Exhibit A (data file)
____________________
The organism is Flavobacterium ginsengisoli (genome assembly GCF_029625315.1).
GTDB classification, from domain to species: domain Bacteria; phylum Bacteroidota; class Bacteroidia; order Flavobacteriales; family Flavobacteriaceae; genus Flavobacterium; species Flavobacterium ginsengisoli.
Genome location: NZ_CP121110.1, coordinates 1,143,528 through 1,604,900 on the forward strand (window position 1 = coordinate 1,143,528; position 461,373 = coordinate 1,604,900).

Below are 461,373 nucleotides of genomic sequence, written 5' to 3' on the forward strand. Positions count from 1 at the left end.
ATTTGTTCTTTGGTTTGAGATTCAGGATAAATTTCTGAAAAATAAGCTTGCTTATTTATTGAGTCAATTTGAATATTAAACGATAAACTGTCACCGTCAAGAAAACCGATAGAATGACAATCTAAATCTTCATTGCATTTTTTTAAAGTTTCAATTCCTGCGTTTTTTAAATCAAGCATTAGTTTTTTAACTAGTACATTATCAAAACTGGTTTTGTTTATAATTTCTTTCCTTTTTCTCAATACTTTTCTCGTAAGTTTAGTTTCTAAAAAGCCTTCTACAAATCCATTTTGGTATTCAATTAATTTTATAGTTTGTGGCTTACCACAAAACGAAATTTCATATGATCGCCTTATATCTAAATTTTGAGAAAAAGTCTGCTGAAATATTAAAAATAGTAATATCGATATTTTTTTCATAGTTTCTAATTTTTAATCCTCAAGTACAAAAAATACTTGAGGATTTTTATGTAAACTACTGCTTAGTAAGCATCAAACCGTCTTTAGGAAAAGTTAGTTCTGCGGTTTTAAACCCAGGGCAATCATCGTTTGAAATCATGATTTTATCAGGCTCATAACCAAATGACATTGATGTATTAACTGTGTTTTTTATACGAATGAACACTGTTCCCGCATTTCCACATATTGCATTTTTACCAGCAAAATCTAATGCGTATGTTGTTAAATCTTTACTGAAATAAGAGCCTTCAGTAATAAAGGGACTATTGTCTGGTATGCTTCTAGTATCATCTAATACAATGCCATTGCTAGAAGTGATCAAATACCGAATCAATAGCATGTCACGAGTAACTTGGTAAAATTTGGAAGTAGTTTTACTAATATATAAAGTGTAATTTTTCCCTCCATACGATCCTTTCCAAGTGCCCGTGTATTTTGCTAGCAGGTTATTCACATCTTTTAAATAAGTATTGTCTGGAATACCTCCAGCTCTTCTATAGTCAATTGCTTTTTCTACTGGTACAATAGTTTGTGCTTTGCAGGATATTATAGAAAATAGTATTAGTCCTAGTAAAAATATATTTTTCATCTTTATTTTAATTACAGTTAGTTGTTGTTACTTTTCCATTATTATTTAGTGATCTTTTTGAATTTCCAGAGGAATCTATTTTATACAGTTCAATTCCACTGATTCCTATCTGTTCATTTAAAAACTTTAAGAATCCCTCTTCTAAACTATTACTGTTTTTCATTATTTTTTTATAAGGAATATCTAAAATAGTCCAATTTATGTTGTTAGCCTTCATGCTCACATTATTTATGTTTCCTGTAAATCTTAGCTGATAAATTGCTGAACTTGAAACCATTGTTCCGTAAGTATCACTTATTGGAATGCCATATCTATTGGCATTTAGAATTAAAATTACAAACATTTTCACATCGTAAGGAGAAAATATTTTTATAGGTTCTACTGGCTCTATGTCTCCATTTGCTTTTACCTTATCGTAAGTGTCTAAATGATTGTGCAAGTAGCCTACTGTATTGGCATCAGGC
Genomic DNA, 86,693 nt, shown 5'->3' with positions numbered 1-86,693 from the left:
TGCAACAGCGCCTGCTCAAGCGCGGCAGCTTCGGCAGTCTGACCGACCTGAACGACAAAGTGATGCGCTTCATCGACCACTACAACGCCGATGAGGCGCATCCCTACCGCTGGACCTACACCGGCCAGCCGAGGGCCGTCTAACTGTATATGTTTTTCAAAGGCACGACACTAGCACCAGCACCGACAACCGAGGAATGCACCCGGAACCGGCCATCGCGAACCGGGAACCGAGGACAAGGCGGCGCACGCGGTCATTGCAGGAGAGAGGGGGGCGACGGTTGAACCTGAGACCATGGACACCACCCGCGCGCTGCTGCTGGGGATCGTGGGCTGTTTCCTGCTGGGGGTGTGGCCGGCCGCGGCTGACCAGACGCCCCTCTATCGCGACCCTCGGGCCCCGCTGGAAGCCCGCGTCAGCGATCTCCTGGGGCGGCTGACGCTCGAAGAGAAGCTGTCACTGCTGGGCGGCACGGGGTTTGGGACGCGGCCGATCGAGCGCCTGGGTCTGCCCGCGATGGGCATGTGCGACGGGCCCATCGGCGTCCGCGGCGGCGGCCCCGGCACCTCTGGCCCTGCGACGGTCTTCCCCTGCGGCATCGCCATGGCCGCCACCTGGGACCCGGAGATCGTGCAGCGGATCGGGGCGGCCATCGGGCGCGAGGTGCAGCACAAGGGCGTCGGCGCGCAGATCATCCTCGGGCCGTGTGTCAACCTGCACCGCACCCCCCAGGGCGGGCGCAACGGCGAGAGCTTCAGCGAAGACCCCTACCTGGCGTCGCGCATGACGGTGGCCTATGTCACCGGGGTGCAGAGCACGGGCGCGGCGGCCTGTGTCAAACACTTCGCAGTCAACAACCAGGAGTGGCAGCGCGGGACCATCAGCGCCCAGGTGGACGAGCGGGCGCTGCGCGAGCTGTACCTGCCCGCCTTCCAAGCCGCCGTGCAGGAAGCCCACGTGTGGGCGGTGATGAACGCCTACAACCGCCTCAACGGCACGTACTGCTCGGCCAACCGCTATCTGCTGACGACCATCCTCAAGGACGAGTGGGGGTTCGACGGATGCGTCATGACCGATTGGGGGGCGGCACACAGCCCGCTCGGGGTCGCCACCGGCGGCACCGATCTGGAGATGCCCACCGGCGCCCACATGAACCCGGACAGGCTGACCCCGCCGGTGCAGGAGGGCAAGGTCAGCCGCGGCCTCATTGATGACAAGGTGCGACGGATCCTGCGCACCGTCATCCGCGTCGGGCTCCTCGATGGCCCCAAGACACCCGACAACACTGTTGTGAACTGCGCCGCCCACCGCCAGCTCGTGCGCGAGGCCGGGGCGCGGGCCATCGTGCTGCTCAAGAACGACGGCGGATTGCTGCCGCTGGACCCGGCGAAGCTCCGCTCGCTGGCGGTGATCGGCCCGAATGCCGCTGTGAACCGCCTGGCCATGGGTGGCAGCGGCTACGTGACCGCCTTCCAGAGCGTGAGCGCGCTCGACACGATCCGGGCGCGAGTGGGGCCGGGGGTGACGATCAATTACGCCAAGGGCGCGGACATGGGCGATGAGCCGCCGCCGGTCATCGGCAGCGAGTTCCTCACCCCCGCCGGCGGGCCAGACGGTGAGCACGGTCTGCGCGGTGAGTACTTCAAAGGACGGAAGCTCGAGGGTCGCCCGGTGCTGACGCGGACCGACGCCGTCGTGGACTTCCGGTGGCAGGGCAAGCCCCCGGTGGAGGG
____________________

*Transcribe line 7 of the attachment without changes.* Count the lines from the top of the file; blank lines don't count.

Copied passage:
TGCAACAGCGCCTGCTCAAGCGCGGCAGCTTCGGCAGTCTGACCGACCTGAACGACAAAGTGATGCGCTTCATCGACCACTACAACGCCGATGAGGCGCATCCCTACCGCTGGACCTACACCGGCCAGCCGAGGGCCGTCTAACTGTATATGTTTTTCAAAGGCACGACACTAGCACCAGCACCGACAACCGAGGAATGCACCCGGAACCGGCCATCGCGAACCGGGAACCGAGGACAAGGCGGCGCACGCGGTCATTGCAGGAGAGAGGGGGGCGACGGTTGAACCTGAGACCATGGACACCACCCGCGCGCTGCTGCTGGGGATCGTGGGCTGTTTCCTGCTGGGGGTGTGGCCGGCCGCGGCTGACCAGACGCCCCTCTATCGCGACCCTCGGGCCCCGCTGGAAGCCCGCGTCAGCGATCTCCTGGGGCGGCTGACGCTCGAAGAGAAGCTGTCACTGCTGGGCGGCACGGGGTTTGGGACGCGGCCGATCGAGCGCCTGGGTCTGCCCGCGATGGGCATGTGCGACGGGCCCATCGGCGTCCGCGGCGGCGGCCCCGGCACCTCTGGCCCTGCGACGGTCTTCCCCTGCGGCATCGCCATGGCCGCCACCTGGGACCCGGAGATCGTGCAGCGGATCGGGGCGGCCATCGGGCGCGAGGTGCAGCACAAGGGCGTCGGCGCGCAGATCATCCTCGGGCCGTGTGTCAACCTGCACCGCACCCCCCAGGGCGGGCGCAACGGCGAGAGCTTCAGCGAAGACCCCTACCTGGCGTCGCGCATGACGGTGGCCTATGTCACCGGGGTGCAGAGCACGGGCGCGGCGGCCTGTGTCAAACACTTCGCAGTCAACAACCAGGAGTGGCAGCGCGGGACCATCAGCGCCCAGGTGGACGAGCGGGCGCTGCGCGAGCTGTACCTGCCCGCCTTCCAAGCCGCCGTGCAGGAAGCCCACGTGTGGGCGGTGATGAACGCCTACAACCGCCTCAACGGCACGTACTGCTCGGCCAACCGCTATCTGCTGACGACCATCCTCAAGGACGAGTGGGGGTTCGACGGATGCGTCATGACCGATTGGGGGGCGGCACACAGCCCGCTCGGGGTCGCCACCGGCGGCACCGATCTGGAGATGCCCACCGGCGCCCACATGAACCCGGACAGGCTGACCCCGCCGGTGCAGGAGGGCAAGGTCAGCCGCGGCCTCATTGATGACAAGGTGCGACGGATCCTGCGCACCGTCATCCGCGTCGGGCTCCTCGATGGCCCCAAGACACCCGACAACACTGTTGTGAACTGCGCCGCCCACCGCCAGCTCGTGCGCGAGGCCGGGGCGCGGGCCATCGTGCTGCTCAAGAACGACGGCGGATTGCTGCCGCTGGACCCGGCGAAGCTCCGCTCGCTGGCGGTGATCGGCCCGAATGCCGCTGTGAACCGCCTGGCCATGGGTGGCAGCGGCTACGTGACCGCCTTCCAGAGCGTGAGCGCGCTCGACACGATCCGGGCGCGAGTGGGGCCGGGGGTGACGATCAATTACGCCAAGGGCGCGGACATGGGCGATGAGCCGCCGCCGGTCATCGGCAGCGAGTTCCTCACCCCCGCCGGCGGGCCAGACGGTGAGCACGGTCTGCGCGGTGAGTACTTCAAAGGACGGAAGCTCGAGGGTCGCCCGGTGCTGACGCGGACCGACGCCGTCGTGGACTTCCGGTGGCAGGGCAAGCCCCCGGTGGAGGG